The deadline extension granted to the Austrian pension commission – Alterssicherungskommission – to present a report that will assess the progress of the national pension system has added scepticism to the organisation’s role and already troubled history.
Andreas Csurda, member of the management board at Allianz Pensionskasse, told IPE that it “is difficult to understand” the fact that the deadline had been extended, “despite the difficult time we are currently facing”.
The Alterssicherungskommission replaced another organisation – the commission for long-term pension protection, or Kommission zur langfristigen Pensionssicherung – that concluded its mandate at the end of 2016.
The new commission, which includes experts to help define the long-term financial sustainability of the Austrian pension system, was only founded in 2019. “A lot of valuable time has already passed,” said Csurda, referring to the four-year gap since the previous body ceased.
On 8 July, parliament approved an amendment to the law on the pension commission, or Alterssicherungskommissions-Gesetz.
Under the new rule, the deadline for the commission to submit to the government its first long-term assessment of the development of the country’s pension system was extended by four months, from November 2020 to March 2021.
According to the legislator, the extension will ensure the analysis is not based on outdated numbers or economic forecasts against the backdrop of the COVID-19 pandemic.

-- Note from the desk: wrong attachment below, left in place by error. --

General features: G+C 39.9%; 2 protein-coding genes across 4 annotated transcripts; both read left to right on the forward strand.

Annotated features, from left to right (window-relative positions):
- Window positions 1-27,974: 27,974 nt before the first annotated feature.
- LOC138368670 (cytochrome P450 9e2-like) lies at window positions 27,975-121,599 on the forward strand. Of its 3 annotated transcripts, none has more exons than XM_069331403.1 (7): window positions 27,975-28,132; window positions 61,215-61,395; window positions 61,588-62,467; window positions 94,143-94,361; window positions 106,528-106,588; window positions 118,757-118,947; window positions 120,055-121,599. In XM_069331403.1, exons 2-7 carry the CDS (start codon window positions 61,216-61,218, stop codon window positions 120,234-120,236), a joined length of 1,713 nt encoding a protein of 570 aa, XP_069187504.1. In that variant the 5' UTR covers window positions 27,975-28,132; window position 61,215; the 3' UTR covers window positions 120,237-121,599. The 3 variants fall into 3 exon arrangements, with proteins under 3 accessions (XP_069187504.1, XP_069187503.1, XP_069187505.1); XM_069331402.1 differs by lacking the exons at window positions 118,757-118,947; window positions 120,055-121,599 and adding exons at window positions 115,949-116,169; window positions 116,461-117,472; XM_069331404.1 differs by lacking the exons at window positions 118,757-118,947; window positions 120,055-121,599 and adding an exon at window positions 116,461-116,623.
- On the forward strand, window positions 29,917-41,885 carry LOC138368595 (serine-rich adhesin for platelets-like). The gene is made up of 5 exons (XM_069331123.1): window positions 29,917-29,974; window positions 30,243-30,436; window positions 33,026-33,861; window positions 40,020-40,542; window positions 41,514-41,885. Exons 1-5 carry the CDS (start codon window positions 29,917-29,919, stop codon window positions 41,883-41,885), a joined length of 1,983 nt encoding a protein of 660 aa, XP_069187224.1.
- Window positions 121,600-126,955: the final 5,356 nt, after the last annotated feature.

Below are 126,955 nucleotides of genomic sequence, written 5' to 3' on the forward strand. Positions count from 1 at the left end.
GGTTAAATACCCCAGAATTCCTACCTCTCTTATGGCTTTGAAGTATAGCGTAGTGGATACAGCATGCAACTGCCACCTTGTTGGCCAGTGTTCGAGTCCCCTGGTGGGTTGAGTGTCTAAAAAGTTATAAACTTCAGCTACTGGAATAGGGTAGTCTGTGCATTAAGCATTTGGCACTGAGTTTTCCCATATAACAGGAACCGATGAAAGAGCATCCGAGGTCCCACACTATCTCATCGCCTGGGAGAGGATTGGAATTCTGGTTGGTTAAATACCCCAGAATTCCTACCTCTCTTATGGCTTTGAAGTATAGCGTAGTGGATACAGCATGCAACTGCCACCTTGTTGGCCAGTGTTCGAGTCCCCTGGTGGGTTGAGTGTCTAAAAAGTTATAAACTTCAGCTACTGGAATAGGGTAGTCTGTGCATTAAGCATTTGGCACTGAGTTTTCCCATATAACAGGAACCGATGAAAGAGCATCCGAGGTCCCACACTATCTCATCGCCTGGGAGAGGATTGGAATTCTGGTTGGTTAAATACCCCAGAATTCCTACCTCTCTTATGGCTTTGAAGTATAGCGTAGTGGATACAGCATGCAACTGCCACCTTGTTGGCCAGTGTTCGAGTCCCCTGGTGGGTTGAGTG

The motion to delay the delivery of the report was proposed by representatives of the “turquoise-green” coalition: August Wöginger, an MP for the Austrian People’s Party ÖVP, and Markus Koza, representative of the Green Party.
The MPs said the economic forecast for the report will likely not be available until the end of August, and it will rely on outdated data based on an estimate from April 2020.
The deadline extension could ensure a higher consistency between the medium and long-term reports, the MPs said in their motion, adding that it took into account a request of the chair and the deputy chair of the commission.
Gerald Loacker, MP for the New Austria and Liberal Forum party NEOS, slammed the parliament’s decision as a “delay tactic”.
Reform willingness questioned
The pension commission finally had its first official meeting in November 2019 after numerous attempts to find a leader.
Its chair is Walter Pöltner, former minister for social affairs, while Ingrid Korosec, member of the ÖVP, is vice chair.
“As an observer, I have hardly noticed any willingness [from the commission] for a reform over the past few years,” Csurda said, adding that a balance between the representatives of the three pillars of the pension system was missing.
“The commission only includes representatives of the first pillar, while the second and third pillars, namely company pensions and private pensions are, so to speak, left out. A holistic view would certainly be desirable,” he said.
He added that the Alterssicherungskommission is the commission for the long-term financing of the pension system – “this does not only mean responsibility for the first pillar, the statutory pension.”
Discussions could erupt on a rule for early retirement and criticised by experts.
The so-called “Hacklerregelung”, a long-term insurance pension, allows men to retire at 62 after 540 months of contributions, which corresponds to 45 years, and women at 57 with 42 years of contributions.
Csurda, who generally thinks that employees should be able to retire early, shares the opinion of the commission on the matter and would welcome a reform.
“The question is whether [retiring early] should come with reductions. In my view, it is fair and legitimate that there are reductions for the statutory pension for person A who retires x years earlier than person B.”
Csursa supports the so-called Korridorpension, which calculates reductions for early retirement.